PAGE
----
BATON ROUGE La.
Plans proposed by the state’s higher education governing board to restructure public college funding in Louisiana to reward schools based on their performance rather than enrollment would cost the state about $35 million more annually.
The existing formula does little to factor in graduation rates, research success and other performance measures, and the Louisiana Board of Regents is working on ways to rework it.
Gov.-elect Bobby Jindal supports a revamped higher education funding formula that looks at performance incentives, though he said it is too soon to discuss how the dollars would be restructured.
“With the (current) formula, you tend to give awards for quantity over quality,” Jindal said. “As governor, I’m going to encourage an even greater shift.”
The changes would require approval from lawmakers, who craft the state’s annual budget each year.
“We don’t deliver higher education services very efficiently in this state,” said Rep. Jim Tucker, R-Terrytown, a top candidate to become speaker of the House when the new terms begin in January. “As far as the Legislature is concerned, I think we’re ready to look at it.”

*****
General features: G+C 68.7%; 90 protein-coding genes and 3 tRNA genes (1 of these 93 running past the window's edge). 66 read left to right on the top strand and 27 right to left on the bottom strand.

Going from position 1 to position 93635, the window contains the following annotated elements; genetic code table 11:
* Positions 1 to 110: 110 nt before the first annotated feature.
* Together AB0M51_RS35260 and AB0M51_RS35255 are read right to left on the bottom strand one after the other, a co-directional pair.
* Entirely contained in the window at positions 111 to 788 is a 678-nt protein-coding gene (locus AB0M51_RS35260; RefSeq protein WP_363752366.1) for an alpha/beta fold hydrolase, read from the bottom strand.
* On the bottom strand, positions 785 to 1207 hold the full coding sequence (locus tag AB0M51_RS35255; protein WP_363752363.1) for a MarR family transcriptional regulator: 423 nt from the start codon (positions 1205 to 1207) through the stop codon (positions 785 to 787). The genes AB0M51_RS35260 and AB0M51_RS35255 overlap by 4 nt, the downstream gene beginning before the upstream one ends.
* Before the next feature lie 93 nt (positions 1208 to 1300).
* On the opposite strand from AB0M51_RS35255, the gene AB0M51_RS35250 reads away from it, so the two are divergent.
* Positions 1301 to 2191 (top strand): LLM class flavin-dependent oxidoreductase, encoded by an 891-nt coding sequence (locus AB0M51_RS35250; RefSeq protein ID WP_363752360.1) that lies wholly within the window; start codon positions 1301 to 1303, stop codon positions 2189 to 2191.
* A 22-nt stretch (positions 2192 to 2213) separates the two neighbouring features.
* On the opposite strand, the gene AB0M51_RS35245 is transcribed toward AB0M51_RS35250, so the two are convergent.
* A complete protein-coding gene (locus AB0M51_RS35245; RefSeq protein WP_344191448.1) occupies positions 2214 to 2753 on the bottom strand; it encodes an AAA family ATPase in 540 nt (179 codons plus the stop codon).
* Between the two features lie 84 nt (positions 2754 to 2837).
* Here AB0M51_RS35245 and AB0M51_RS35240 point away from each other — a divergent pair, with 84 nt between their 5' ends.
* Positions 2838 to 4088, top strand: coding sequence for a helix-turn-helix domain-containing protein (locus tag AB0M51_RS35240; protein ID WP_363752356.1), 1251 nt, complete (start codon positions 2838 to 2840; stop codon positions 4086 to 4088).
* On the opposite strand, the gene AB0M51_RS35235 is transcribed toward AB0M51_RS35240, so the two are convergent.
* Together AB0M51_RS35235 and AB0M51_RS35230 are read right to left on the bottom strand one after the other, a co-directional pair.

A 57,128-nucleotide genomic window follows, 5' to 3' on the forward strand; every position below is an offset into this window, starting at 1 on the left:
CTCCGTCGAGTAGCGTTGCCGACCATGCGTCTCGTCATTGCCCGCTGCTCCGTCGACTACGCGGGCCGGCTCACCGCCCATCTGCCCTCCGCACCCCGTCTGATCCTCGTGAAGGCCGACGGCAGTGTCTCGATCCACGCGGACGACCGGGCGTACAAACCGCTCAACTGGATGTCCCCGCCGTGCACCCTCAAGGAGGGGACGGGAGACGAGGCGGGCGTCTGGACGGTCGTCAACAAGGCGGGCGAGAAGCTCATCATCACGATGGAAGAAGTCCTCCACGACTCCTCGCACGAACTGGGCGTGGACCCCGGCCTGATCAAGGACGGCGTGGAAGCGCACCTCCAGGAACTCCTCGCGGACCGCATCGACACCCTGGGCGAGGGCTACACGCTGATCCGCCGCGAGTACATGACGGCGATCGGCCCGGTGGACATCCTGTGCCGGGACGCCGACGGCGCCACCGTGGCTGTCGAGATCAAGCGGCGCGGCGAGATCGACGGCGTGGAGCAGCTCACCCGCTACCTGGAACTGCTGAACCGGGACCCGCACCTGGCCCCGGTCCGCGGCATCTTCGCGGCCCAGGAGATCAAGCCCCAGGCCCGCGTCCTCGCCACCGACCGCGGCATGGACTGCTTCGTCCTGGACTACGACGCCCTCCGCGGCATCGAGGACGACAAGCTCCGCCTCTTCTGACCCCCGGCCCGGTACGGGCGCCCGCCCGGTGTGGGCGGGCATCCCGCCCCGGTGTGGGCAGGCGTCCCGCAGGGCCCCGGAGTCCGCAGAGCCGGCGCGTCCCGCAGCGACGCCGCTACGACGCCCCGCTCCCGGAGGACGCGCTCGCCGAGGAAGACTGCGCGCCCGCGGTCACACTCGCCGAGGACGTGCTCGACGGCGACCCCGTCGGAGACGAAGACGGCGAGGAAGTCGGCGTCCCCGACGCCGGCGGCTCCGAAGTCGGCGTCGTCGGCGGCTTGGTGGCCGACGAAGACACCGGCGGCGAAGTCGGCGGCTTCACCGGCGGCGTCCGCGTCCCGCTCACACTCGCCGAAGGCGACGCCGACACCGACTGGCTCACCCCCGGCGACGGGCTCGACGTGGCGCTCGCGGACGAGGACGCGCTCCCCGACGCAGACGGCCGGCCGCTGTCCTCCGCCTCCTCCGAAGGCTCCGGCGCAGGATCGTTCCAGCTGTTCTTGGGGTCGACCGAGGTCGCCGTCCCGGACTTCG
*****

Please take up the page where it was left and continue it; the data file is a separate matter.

After a large boost in college spending from lawmakers this year, state Commissioner of Higher Education Joseph Savoie said the focus is shifting to better-rewarding good graduation rates, the number of degrees awarded, first-year student retention rates, improved job placement and the ability to attract federal research dollars.
“Institutional behavior is driven by rewards,” Savoie said. “What you pay for is what you get.”
The colleges will ask the governor and Legislature for the funding for restructuring the formula, but also for other increases a total of an estimated $177 million in new money for next year.
Information from: The Advocate
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